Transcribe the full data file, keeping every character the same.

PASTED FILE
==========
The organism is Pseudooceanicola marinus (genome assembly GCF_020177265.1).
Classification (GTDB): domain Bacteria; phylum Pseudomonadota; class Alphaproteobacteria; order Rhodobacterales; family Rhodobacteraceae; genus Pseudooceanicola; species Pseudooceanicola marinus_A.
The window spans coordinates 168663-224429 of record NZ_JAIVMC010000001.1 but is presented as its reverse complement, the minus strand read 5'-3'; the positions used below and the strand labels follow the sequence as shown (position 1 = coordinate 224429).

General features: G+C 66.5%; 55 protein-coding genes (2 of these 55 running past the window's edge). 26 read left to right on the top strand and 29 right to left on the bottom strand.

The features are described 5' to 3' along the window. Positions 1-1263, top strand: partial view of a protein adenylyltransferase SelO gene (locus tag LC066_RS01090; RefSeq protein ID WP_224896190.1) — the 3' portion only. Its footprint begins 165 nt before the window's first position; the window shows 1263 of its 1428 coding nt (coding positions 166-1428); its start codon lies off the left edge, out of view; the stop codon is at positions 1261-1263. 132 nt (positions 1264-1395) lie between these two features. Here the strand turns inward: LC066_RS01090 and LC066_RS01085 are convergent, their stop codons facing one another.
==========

The organism is Pseudooceanicola marinus (genome assembly GCF_020177265.1).
Classification (GTDB): domain Bacteria; phylum Pseudomonadota; class Alphaproteobacteria; order Rhodobacterales; family Rhodobacteraceae; genus Pseudooceanicola; species Pseudooceanicola marinus_A.
The window spans coordinates 168663-224429 of record NZ_JAIVMC010000001.1 but is presented as its reverse complement, the minus strand read 5'-3'; the positions used below and the strand labels follow the sequence as shown (position 1 = coordinate 224429).

General features: G+C 66.5%; 55 protein-coding genes (2 of these 55 running past the window's edge). 26 read left to right on the top strand and 29 right to left on the bottom strand.

The features are described 5' to 3' along the window. Positions 1-1263, top strand: partial view of a protein adenylyltransferase SelO gene (locus tag LC066_RS01090; RefSeq protein ID WP_224896190.1) — the 3' portion only. Its footprint begins 165 nt before the window's first position; the window shows 1263 of its 1428 coding nt (coding positions 166-1428); its start codon lies off the left edge, out of view; the stop codon is at positions 1261-1263. 132 nt (positions 1264-1395) lie between these two features. Here the strand turns inward: LC066_RS01090 and LC066_RS01085 are convergent, their stop codons facing one another.